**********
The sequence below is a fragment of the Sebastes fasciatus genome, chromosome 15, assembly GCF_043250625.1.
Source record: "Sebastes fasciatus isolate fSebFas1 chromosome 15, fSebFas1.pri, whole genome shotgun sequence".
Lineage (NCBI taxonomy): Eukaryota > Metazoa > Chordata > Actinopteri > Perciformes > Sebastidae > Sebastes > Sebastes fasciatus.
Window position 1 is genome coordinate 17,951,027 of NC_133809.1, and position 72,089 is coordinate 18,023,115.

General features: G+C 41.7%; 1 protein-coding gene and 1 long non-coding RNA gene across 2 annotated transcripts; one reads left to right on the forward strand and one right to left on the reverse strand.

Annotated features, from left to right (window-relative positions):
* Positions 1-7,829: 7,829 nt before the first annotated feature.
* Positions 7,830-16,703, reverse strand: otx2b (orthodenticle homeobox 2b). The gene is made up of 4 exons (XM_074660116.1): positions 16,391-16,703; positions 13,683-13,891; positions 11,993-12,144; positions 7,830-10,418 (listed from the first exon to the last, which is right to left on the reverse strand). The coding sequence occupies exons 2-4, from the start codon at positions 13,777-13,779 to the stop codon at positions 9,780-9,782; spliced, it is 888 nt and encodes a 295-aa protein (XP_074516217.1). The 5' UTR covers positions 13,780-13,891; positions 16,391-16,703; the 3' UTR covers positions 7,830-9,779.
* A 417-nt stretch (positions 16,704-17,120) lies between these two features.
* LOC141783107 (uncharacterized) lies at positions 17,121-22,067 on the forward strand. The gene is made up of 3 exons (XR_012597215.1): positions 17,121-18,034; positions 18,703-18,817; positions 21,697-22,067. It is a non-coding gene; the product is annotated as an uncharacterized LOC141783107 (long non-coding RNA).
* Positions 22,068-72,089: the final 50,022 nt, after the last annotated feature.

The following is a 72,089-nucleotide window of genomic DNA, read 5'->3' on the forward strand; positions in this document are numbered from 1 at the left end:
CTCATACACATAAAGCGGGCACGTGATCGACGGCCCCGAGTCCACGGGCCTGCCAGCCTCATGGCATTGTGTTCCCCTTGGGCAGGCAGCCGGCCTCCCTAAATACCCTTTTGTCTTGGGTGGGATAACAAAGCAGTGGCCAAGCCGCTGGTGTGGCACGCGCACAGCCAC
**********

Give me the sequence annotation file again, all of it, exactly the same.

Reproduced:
The sequence below is a fragment of the Sebastes fasciatus genome, chromosome 15, assembly GCF_043250625.1.
Source record: "Sebastes fasciatus isolate fSebFas1 chromosome 15, fSebFas1.pri, whole genome shotgun sequence".
Lineage (NCBI taxonomy): Eukaryota > Metazoa > Chordata > Actinopteri > Perciformes > Sebastidae > Sebastes > Sebastes fasciatus.
Window position 1 is genome coordinate 17,951,027 of NC_133809.1, and position 72,089 is coordinate 18,023,115.

General features: G+C 41.7%; 1 protein-coding gene and 1 long non-coding RNA gene across 2 annotated transcripts; one reads left to right on the forward strand and one right to left on the reverse strand.

Annotated features, from left to right (window-relative positions):
* Positions 1-7,829: 7,829 nt before the first annotated feature.
* Positions 7,830-16,703, reverse strand: otx2b (orthodenticle homeobox 2b). The gene is made up of 4 exons (XM_074660116.1): positions 16,391-16,703; positions 13,683-13,891; positions 11,993-12,144; positions 7,830-10,418 (listed from the first exon to the last, which is right to left on the reverse strand). The coding sequence occupies exons 2-4, from the start codon at positions 13,777-13,779 to the stop codon at positions 9,780-9,782; spliced, it is 888 nt and encodes a 295-aa protein (XP_074516217.1). The 5' UTR covers positions 13,780-13,891; positions 16,391-16,703; the 3' UTR covers positions 7,830-9,779.
* A 417-nt stretch (positions 16,704-17,120) lies between these two features.
* LOC141783107 (uncharacterized) lies at positions 17,121-22,067 on the forward strand. The gene is made up of 3 exons (XR_012597215.1): positions 17,121-18,034; positions 18,703-18,817; positions 21,697-22,067. It is a non-coding gene; the product is annotated as an uncharacterized LOC141783107 (long non-coding RNA).
* Positions 22,068-72,089: the final 50,022 nt, after the last annotated feature.

The following is a 72,089-nucleotide window of genomic DNA, read 5'->3' on the forward strand; positions in this document are numbered from 1 at the left end:
CTCATACACATAAAGCGGGCACGTGATCGACGGCCCCGAGTCCACGGGCCTGCCAGCCTCATGGCATTGTGTTCCCCTTGGGCAGGCAGCCGGCCTCCCTAAATACCCTTTTGTCTTGGGTGGGATAACAAAGCAGTGGCCAAGCCGCTGGTGTGGCACGCGCACAGCCAC